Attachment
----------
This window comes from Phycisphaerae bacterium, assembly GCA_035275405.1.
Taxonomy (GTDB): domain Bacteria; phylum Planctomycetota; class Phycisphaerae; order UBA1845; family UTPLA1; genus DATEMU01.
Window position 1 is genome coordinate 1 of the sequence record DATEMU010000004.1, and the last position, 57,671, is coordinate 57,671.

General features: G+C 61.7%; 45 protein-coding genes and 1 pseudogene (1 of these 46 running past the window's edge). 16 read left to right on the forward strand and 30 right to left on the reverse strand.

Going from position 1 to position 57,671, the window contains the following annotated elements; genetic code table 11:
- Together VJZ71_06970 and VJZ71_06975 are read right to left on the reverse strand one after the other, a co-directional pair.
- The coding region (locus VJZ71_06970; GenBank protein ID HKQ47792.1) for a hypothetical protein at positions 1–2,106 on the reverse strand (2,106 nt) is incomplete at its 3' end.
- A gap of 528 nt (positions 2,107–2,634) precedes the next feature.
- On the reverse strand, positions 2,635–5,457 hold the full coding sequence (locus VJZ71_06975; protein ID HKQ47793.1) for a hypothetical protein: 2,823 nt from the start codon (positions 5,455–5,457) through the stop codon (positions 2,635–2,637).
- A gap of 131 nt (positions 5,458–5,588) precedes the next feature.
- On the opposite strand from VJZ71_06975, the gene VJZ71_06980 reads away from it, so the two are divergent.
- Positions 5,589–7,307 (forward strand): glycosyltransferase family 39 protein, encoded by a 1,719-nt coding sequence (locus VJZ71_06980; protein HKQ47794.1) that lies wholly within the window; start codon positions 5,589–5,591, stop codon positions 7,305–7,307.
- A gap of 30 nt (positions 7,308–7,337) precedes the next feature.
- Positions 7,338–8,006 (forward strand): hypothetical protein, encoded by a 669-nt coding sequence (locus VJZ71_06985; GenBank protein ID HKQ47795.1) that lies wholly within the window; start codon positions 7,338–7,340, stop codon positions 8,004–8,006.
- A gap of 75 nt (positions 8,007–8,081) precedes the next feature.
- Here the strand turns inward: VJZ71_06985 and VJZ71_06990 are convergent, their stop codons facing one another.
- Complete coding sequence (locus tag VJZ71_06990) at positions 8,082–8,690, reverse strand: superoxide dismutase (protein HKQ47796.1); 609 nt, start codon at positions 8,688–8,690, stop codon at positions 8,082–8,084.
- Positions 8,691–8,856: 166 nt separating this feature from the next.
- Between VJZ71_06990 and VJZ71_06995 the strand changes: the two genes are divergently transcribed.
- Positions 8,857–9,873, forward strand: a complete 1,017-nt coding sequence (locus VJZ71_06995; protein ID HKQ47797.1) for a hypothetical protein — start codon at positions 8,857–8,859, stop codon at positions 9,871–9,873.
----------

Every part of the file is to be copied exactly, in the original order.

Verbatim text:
This window comes from Phycisphaerae bacterium, assembly GCA_035275405.1.
Taxonomy (GTDB): domain Bacteria; phylum Planctomycetota; class Phycisphaerae; order UBA1845; family UTPLA1; genus DATEMU01.
Window position 1 is genome coordinate 1 of the sequence record DATEMU010000004.1, and the last position, 57,671, is coordinate 57,671.

General features: G+C 61.7%; 45 protein-coding genes and 1 pseudogene (1 of these 46 running past the window's edge). 16 read left to right on the forward strand and 30 right to left on the reverse strand.

Going from position 1 to position 57,671, the window contains the following annotated elements; genetic code table 11:
- Together VJZ71_06970 and VJZ71_06975 are read right to left on the reverse strand one after the other, a co-directional pair.
- The coding region (locus VJZ71_06970; GenBank protein ID HKQ47792.1) for a hypothetical protein at positions 1–2,106 on the reverse strand (2,106 nt) is incomplete at its 3' end.
- A gap of 528 nt (positions 2,107–2,634) precedes the next feature.
- On the reverse strand, positions 2,635–5,457 hold the full coding sequence (locus VJZ71_06975; protein ID HKQ47793.1) for a hypothetical protein: 2,823 nt from the start codon (positions 5,455–5,457) through the stop codon (positions 2,635–2,637).
- A gap of 131 nt (positions 5,458–5,588) precedes the next feature.
- On the opposite strand from VJZ71_06975, the gene VJZ71_06980 reads away from it, so the two are divergent.
- Positions 5,589–7,307 (forward strand): glycosyltransferase family 39 protein, encoded by a 1,719-nt coding sequence (locus VJZ71_06980; protein HKQ47794.1) that lies wholly within the window; start codon positions 5,589–5,591, stop codon positions 7,305–7,307.
- A gap of 30 nt (positions 7,308–7,337) precedes the next feature.
- Positions 7,338–8,006 (forward strand): hypothetical protein, encoded by a 669-nt coding sequence (locus VJZ71_06985; GenBank protein ID HKQ47795.1) that lies wholly within the window; start codon positions 7,338–7,340, stop codon positions 8,004–8,006.
- A gap of 75 nt (positions 8,007–8,081) precedes the next feature.
- Here the strand turns inward: VJZ71_06985 and VJZ71_06990 are convergent, their stop codons facing one another.
- Complete coding sequence (locus tag VJZ71_06990) at positions 8,082–8,690, reverse strand: superoxide dismutase (protein HKQ47796.1); 609 nt, start codon at positions 8,688–8,690, stop codon at positions 8,082–8,084.
- Positions 8,691–8,856: 166 nt separating this feature from the next.
- Between VJZ71_06990 and VJZ71_06995 the strand changes: the two genes are divergently transcribed.
- Positions 8,857–9,873, forward strand: a complete 1,017-nt coding sequence (locus VJZ71_06995; protein ID HKQ47797.1) for a hypothetical protein — start codon at positions 8,857–8,859, stop codon at positions 9,871–9,873.